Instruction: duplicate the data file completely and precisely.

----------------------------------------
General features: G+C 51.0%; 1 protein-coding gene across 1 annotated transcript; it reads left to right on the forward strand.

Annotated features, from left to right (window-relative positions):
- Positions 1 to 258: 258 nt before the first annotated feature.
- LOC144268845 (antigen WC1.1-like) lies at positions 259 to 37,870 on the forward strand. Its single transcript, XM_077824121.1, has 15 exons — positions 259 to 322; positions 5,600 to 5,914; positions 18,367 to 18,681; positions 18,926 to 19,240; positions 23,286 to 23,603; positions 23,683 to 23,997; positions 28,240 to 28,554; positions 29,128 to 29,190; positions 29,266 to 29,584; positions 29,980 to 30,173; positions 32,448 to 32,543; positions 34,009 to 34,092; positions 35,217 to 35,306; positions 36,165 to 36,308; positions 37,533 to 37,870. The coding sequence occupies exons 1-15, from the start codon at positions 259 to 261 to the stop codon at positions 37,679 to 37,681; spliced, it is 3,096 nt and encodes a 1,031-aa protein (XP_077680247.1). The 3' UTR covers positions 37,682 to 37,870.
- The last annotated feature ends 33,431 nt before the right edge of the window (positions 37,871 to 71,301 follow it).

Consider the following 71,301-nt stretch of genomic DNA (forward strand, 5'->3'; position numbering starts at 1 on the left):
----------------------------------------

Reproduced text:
General features: G+C 51.0%; 1 protein-coding gene across 1 annotated transcript; it reads left to right on the forward strand.

Annotated features, from left to right (window-relative positions):
- Positions 1 to 258: 258 nt before the first annotated feature.
- LOC144268845 (antigen WC1.1-like) lies at positions 259 to 37,870 on the forward strand. Its single transcript, XM_077824121.1, has 15 exons — positions 259 to 322; positions 5,600 to 5,914; positions 18,367 to 18,681; positions 18,926 to 19,240; positions 23,286 to 23,603; positions 23,683 to 23,997; positions 28,240 to 28,554; positions 29,128 to 29,190; positions 29,266 to 29,584; positions 29,980 to 30,173; positions 32,448 to 32,543; positions 34,009 to 34,092; positions 35,217 to 35,306; positions 36,165 to 36,308; positions 37,533 to 37,870. The coding sequence occupies exons 1-15, from the start codon at positions 259 to 261 to the stop codon at positions 37,679 to 37,681; spliced, it is 3,096 nt and encodes a 1,031-aa protein (XP_077680247.1). The 3' UTR covers positions 37,682 to 37,870.
- The last annotated feature ends 33,431 nt before the right edge of the window (positions 37,871 to 71,301 follow it).

Consider the following 71,301-nt stretch of genomic DNA (forward strand, 5'->3'; position numbering starts at 1 on the left):